Twila Williams, Adm'x ( Estate of Tiana N.A. v. Hous. Auth. of Bridgeport

Decision Date15 September 2015
Docket NumberNo. 36176.,36176.
Citation124 A.3d 537,159 Conn.App. 679
PartiesTwila WILLIAMS, Administratrix (Estate of Tiana N.A. Black) et al. v. HOUSING AUTHORITY OF the CITY OF BRIDGEPORT et al.
CourtConnecticut Court of Appeals

John T. Bochanis, with whom, on the brief, was Thomas J. Weihing, Bridgeport, for the appellant (plaintiff).

Betsy Ingraham, associate city attorney, for the appellees (defendant city of Bridgeport et al.).

Opinion

BORDEN, J.

The plaintiff Twila Williams, administratrix of the estates of Tiana N.A. Black, Nyaisja Williams, Tyaisja Williams, and Nyshon Williams (decedents), appeals from the trial court's summary judgment rendered in favor of the defendants.1The plaintiff claims that: (1) there is an issue of material fact as to whether the defendants are immune from liability pursuant to General Statutes § 52–557n (b)(8)2for failing to inspect the decedents' property; (2) the trial court improperly determined that other acts of negligence alleged against the defendants involved the exercise of a discretionary duty; and (3) even if such acts did involve a discretionary duty, the defendants' alleged negligence subjected the decedents to imminent harm. We affirm the judgment of the trial court as to the second claim. On the first and third claims, however, we reverse the judgment and remand the case to the trial court for further proceedings.3

This case stems from an apartment fire that took the lives of the decedents. The following undisputed facts and procedural history are relevant to this appeal. The decedents resided in the P.T. Barnum Apartments, a group of affordable housing units owned and maintained by the Housing Authority of the City of Bridgeport. The decedents' apartment was part of a multifamily residential unit,4located on the second and third floors of a three-story building. It had only a single point of ingress and egress, namely, a door that opened onto a porch and an external staircase attached to the building's second floor. Because the building lacked fire escapes, the only means of leaving the apartment was through the door. An individual seeking to leave from the bedrooms on the third floor of the apartment had to travel down the internal staircase, then traverse the apartment to access the door.

The Bridgeport fire marshal's office is required to conduct annual inspections of multifamily residential units within Bridgeport pursuant to General Statutes § 29–305(b).5The office maintains eight full-time fire investigators, along with a deputy fire marshal and fire marshal, who together are responsible for inspecting more than four thousand multifamily homes in Bridgeport, in addition to inspecting commercial businesses and investigating the circumstances surrounding fires within the city. The Bridgeport tax assessor's office annually provides the fire marshal with a list of those multifamily units to be inspected. At the time of the incident in the present case, the list provided to the fire marshal's office did not include multifamily units considered affordable housing units because such housing is not included on Bridgeport's tax rolls.6The decedents' apartment qualified as affordable housing, and as a consequence, the fire marshal did not conduct a yearly inspection of the apartment.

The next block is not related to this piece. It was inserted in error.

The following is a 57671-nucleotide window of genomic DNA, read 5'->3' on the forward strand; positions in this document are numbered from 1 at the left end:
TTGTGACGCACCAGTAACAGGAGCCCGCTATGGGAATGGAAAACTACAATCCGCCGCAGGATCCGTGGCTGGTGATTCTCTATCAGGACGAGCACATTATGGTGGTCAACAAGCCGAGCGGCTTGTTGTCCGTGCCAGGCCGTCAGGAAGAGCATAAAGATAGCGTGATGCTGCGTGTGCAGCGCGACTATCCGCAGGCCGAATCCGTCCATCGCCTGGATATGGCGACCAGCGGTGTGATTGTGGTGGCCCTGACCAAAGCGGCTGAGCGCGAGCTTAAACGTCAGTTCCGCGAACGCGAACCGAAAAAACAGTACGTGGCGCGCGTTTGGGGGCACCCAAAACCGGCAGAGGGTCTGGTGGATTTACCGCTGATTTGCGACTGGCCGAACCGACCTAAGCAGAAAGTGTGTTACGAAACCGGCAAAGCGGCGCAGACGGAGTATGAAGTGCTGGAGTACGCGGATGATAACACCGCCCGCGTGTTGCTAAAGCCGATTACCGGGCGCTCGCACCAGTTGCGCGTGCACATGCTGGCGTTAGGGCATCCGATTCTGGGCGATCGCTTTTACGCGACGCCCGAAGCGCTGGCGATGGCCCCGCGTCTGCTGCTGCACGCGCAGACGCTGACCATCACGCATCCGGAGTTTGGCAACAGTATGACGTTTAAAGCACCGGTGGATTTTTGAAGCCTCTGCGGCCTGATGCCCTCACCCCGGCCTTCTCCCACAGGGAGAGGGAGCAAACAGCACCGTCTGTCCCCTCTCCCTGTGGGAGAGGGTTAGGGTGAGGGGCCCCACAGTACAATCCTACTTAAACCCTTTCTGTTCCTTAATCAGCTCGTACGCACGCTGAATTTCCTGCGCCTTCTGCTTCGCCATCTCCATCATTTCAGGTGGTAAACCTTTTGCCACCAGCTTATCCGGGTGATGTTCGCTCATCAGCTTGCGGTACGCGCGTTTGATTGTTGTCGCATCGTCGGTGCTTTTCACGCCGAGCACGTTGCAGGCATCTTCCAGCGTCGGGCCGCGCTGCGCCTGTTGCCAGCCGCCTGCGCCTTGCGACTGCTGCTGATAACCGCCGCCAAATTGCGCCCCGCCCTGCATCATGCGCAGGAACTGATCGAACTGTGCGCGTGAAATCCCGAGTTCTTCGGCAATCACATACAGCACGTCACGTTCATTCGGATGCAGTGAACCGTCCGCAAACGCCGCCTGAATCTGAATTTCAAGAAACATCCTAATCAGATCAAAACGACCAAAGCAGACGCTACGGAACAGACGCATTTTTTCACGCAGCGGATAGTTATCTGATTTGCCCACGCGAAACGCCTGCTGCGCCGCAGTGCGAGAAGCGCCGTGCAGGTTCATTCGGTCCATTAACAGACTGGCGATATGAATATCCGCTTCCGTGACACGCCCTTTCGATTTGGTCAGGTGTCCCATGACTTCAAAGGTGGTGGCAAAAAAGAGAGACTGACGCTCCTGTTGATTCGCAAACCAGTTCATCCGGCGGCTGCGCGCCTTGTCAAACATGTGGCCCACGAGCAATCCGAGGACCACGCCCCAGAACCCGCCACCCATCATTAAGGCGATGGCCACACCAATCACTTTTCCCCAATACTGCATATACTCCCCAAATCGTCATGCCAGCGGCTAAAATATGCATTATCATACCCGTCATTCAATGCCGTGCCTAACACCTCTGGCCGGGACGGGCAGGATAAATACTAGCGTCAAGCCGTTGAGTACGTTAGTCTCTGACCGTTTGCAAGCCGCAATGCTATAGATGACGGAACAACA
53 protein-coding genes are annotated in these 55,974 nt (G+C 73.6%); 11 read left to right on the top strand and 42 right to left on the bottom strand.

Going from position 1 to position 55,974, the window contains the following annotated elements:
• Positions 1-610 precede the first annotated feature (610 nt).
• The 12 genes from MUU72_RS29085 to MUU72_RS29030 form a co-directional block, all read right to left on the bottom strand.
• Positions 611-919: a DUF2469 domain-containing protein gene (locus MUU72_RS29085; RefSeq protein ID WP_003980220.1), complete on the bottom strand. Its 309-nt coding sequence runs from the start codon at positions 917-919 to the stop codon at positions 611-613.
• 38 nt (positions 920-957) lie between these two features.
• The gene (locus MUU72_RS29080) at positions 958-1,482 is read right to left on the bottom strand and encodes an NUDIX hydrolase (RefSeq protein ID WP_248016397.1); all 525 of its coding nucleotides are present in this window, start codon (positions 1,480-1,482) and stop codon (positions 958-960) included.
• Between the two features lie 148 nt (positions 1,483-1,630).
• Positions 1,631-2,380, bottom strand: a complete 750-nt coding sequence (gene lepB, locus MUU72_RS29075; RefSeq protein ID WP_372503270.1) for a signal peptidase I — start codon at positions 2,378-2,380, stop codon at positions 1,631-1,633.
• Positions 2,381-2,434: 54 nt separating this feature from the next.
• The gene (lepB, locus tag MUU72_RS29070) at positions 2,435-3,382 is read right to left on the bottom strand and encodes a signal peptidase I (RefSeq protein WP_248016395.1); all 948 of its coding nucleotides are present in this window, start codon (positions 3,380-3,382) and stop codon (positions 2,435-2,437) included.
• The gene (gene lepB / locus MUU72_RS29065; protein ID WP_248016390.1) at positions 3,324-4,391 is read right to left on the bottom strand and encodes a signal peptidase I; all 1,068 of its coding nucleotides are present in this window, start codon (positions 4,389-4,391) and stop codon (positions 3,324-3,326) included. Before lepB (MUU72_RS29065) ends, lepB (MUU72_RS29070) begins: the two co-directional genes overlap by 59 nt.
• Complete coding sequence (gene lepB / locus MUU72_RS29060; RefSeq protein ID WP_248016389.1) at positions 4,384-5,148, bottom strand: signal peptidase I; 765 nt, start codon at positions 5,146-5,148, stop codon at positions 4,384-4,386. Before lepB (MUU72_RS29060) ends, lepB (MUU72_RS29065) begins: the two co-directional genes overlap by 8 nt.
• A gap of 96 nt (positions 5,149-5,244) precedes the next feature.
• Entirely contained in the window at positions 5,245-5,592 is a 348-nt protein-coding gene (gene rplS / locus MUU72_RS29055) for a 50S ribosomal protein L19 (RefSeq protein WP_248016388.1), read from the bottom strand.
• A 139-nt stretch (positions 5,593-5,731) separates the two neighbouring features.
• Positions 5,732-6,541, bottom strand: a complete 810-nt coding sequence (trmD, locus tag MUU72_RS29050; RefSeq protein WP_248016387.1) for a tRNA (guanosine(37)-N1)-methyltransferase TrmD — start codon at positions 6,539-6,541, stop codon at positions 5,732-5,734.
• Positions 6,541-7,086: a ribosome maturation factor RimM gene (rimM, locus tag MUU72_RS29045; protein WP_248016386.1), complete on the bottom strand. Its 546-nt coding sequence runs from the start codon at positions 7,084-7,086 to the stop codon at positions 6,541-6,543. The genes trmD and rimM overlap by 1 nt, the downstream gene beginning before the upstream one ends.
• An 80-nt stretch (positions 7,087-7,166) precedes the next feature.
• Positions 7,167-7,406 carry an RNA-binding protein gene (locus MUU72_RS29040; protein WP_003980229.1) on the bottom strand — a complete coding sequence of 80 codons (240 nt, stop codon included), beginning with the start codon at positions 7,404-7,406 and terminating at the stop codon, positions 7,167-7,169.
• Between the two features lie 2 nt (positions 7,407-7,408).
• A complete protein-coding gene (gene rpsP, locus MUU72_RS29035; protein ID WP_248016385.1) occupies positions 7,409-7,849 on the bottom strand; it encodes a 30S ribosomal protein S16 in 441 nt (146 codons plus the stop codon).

On November 13, 2009, at approximately 1 a.m., afire broke out in the oven in the kitchen of the decedents' apartment. The decedents perished in the conflagration. Both the state police and the Bridgeport Fire Department investigated the circumstances surrounding the fire and determined the cause to be accidental. During the course of their investigations, the state police also determined that, although all five smoke detectors within the apartment were functioning normally, the detectors were not interconnected in the sense that all five would be activated when one of them activated. Subsection 907.2.10.1.2.2 of the State Fire Safety Code, Regulations of Connecticut State Agencies § 29–292–17e, required the installation of interconnected smoke detectors when the apartment was last renovated in 1992.7Both agencies concluded that, given the locations of the decedents' bodies found within the apartment, it was likely that all four of the decedents were alerted to the fire and were attempting to leave.

The plaintiff commenced this suit against the defendants. In her amended complaint, the plaintiff alleged that the defendants failed to ensure that the decedents' apartment complied with the state building and fire safety codes, failed to remedy numerous defects in the premises, and failed to conduct a yearly fire safety inspection of the apartment. The plaintiff specifically alleged that the defendants knew or should have known about and remedied a number of asserted defects in the decedents' apartment, including the absence of fire escapes, fire suppression systems, photo-electric smoke detectors, fire alarm systems, fire sprinklers, fire extinguishers, and fire safety or prevention plans.